I go out into my garden and look around daily. I pick basil for tonight's bruschetta, parsley for the potatoes and a few Sungold cherry tomatoes that don't make it into the kitchen but are eaten on the spot. I count 10 hummingbirds around my 3 feeders, the Ruby-crowned kinglets are scouring the trees for spiders and other bugs and the Wilson's warblers have found the thistle sock.

But what's this? Some of the fuchsia leaves and buds are curled, there are notches in the impatien balfourii and I see white furry things on the trunk of the crabapple.  The weather is hot one day and foggy the next. Better adjust my watering schedule, too. Whether you're seeing some of these same problems in your garden or have different issues that you don't know how to handle, here are some tips to help you decide what you can live with and what you can't.

Integrated pest management or IPM is a fancy name for common sense. By planting the right plant in the right place you can prevent most pest infestation. Pick your battles.Take action against insects only when they pose a significant threat to your plant.

Plants can usually survive with a little bug damage. Insects that are natural predators often will eventually arrive and handle your bug problem.  Picking them off by hand or spraying them off with water often works, too. Some vegetable plants may need to be protected with insect barriers or row covers. Simple traps for earwigs, slugs and snails are effective, too. Vacuuming is another method of controlling pests. Tilling the soil often disrupts the breeding cycle of insects like the rose slug. Encourage beneficial insects to visit your garden by planting a variety of plants. Use natural biological insecticides like Bt and nematodes that have minimal environmental impact.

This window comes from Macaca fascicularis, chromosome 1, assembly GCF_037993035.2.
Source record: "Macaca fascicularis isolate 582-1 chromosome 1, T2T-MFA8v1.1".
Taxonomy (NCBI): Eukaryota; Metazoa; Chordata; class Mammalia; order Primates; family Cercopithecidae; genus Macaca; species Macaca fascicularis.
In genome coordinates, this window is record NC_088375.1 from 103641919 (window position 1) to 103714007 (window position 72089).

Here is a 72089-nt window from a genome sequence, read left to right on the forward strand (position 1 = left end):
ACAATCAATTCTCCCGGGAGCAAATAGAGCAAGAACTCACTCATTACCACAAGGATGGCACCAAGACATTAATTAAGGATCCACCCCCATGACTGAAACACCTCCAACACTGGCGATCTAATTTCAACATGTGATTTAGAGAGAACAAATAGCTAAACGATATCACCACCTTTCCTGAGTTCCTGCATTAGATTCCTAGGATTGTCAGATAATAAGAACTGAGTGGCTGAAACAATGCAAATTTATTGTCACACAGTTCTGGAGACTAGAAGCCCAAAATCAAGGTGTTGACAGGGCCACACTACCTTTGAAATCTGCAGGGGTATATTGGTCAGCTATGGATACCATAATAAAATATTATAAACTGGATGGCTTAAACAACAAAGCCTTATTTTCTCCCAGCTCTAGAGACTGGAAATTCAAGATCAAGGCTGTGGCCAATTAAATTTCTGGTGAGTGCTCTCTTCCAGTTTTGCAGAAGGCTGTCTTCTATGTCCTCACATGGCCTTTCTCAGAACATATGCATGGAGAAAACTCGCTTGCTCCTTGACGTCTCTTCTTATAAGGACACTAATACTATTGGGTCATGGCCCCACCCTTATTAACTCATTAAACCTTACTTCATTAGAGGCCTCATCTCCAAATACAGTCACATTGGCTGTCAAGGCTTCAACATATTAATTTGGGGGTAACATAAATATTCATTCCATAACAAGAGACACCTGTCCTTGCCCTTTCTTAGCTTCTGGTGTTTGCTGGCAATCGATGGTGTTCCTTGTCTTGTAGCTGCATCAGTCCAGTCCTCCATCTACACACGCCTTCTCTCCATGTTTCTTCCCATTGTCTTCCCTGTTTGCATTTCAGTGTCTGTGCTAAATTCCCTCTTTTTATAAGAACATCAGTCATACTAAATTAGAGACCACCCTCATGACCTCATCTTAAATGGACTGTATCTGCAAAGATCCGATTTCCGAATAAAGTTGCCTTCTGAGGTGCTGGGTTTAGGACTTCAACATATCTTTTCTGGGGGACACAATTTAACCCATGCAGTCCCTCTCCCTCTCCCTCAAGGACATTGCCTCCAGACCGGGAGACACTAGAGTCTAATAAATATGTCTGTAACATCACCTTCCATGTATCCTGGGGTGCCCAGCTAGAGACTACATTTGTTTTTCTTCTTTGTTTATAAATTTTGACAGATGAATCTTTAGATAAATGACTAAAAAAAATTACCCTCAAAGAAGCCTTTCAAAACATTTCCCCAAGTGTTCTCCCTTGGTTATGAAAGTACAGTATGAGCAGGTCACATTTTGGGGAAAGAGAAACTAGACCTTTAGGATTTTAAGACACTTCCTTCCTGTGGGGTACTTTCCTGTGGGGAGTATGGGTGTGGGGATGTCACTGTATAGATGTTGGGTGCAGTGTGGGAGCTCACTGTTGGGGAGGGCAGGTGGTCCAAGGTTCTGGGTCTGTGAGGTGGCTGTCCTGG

If you feel you must spray for soft bodied insects like mites, choose insecticidal soap. This may sound strange but by not killing all the pests there will be some left in the gene pool that are not resistant to the organic or chemical sprays. Those left will dilute any resistant genes that appear.

Regular monitoring is the cornerstone of IPM. This is where that daily walk in your garden with a beverage comes in. You can see if a problem is getting out of control or not.

The fuchsia gall mite is one problem that I keep tabs on or the hummingbirds aren't happy. If your fuchsias aren't blooming and the leaf tips look curled up and deformed, your plants are infested with fuchsia gall mite.  First discovered on the West Coast in 1980 it is often mistaken for a disease because of the way it distorts and twists fuchsia leaves and flower buds.  The damage caused can be debilitating.  The leaves curl and distort so much that normal photosynthesis is disrupted and weakened plants fail to bloom  Infested plants usually recover if further mite damage is controlled.